France was one of world’s first secular countries. It enforced Secularism after the French revolution, when it drowned priests in the middle of the ocean, in a rite known as Noyades de Nantes. This was the French way at curbing the church. As early as 1905, France established Laïcité whereby there is absence of religious involvement in government affairs. It especially prohibits religious influence in the determination of state policies. It is because of this policy that France is able to ban religious symbols such as Naqab or Burqa, Skull cap, Christian crosses etc. with relative ease as individuals must appear as simple citizens in public sphere, as opposed to what they do in their private lives. Another example of a Secular state in Turkey that in 1924 abolished the Caliphate and ushered in an era of secularism that continued till almost 2000s when an Islamic party took power. Even now, Turkey is still officially a secular state. Islam, which is the largest religion, is controlled by the state to the extent that Friday sermons have to be state approved. Bans similar to France in terms of open public expression of religious symbols are still in place. Contrast this form of secularism with the one practised in the United States. In the US, the constitution bans governmental interference with the free exercise of religion and at the same time disallows the declaration of a State religion. The Indian form of secularism mirrors the US variant closely in practice. However, the historical context which led to the establishment of secularism (many of the first settlers in the US were victims of religious intolerance in Europe) was missing in India. The western world, in general gravitated towards being irreligious, at least publicly, as a means of undermining the church. Being irreligious eventually became a higher order virtue in Western society.

Coming back to India, there is a difference between being Atheistic and Irreligious in the Indian context. Indic terms will convey this sentiment better. As a person, I may choose to be Panthnirpeksh (free from any sect), but I would not want to be Adharmi. The concept of Dharma in Indic religions is vastly different from what religion means in the Western world. This is where the first discrepancy between Indian secularism and secularism worldwide lies. This is what Rajnath Singh spoke of, when he said the correct translation of Secularism should be Panthnirpeksh (Free from a panth) and not Dharmnirpeksh (Free from Dharma). That he was still booed down is another matter. The bigger problem however is that in India secularism has been reduced to pandering the needs of vote banks. In line with this ideology, majority religion must be limited and curtailed, while minority religions should be appeased at all times as they provide lucrative vote banks. Theoretically speaking, there is nothing wrong with the Indian variant of secularism (except for the Dharmnirpeksh part), but it is the practice of Secularism that has been prostituted to meet electoral requirements. Successive governments (mainly Congress and/or Congress supported) of the day has for years now pandered to vote bank politics. It has used the flag of secularism to indulge in scare mongering among minorities. There lies a very powerful lobby of intellectuals that has been fed and inculcated for decades to sing along these lines, the song of secularism that is not.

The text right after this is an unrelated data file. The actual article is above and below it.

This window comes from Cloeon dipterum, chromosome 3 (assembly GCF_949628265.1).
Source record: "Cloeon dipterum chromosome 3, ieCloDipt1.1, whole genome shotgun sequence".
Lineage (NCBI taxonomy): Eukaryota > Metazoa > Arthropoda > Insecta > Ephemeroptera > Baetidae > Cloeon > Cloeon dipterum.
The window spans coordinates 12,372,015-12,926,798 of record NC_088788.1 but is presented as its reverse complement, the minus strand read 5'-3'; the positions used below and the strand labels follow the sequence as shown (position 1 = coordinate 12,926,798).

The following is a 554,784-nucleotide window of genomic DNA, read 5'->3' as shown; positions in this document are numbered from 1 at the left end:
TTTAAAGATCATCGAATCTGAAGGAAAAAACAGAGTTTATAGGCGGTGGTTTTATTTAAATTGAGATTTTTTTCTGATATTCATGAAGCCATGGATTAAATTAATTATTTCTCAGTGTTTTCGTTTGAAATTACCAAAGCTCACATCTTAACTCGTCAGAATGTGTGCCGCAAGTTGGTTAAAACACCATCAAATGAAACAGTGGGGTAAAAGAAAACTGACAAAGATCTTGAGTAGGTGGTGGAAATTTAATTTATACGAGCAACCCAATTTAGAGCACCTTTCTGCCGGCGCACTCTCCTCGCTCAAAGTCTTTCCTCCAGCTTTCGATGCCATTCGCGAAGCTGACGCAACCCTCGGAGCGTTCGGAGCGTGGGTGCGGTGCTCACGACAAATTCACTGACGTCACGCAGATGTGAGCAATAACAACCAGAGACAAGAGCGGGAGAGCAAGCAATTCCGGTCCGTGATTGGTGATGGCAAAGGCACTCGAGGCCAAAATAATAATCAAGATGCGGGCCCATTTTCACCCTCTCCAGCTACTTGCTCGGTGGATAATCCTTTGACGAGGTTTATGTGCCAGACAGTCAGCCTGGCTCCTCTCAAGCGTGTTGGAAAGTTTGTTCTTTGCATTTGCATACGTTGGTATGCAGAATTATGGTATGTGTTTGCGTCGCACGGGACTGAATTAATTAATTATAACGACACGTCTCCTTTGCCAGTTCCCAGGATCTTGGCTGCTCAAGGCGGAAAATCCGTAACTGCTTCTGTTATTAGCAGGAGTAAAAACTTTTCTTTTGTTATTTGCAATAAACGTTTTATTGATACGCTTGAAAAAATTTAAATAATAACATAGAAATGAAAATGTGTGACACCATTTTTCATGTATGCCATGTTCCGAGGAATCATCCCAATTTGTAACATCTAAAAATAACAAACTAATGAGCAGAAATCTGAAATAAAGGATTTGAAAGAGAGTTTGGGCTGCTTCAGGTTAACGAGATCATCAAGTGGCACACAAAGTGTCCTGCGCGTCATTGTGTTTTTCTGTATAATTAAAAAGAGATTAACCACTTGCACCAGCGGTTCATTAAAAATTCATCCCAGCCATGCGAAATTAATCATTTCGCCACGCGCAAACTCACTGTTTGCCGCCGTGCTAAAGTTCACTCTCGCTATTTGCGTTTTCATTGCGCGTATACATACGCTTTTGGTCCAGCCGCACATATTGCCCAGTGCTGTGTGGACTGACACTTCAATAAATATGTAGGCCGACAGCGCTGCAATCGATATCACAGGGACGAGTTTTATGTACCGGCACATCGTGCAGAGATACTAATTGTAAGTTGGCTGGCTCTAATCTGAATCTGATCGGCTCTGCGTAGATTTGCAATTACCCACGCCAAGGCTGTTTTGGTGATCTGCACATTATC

If we look at the Indian history, we know that India was never one single country but federation of smaller kingdoms. Chandragupta Maurya & later Ashoka were the ones that brought large tracts of the country under one umbrella kingdom but never the whole geographical land. Even under British rule, India was never one country with small kingdoms and other European settlements scattered all over the geography of the country (see maps).

Under such a scenario, there was never one philosophy that could enjoy the similar power that the Churches in Europe enjoyed in the medieval period.  The Secularism has been an inherent feature in the deep philosophies that shaped the modern India. We have, if not with open arms, but peacefully accepted all faiths into our folds, made them part of our socio-cultural life. This is one land where not one or two but a number of philosophies viz. Buddhism, Jainism, Zoroastrian, Sikhism, Islam and Christianity has not only survived but thrived through the centuries. We are as individuals or group very much tolerant and secular in our outlook without the politicians shouting it out at us at the drop of a hat.

Jai Hind.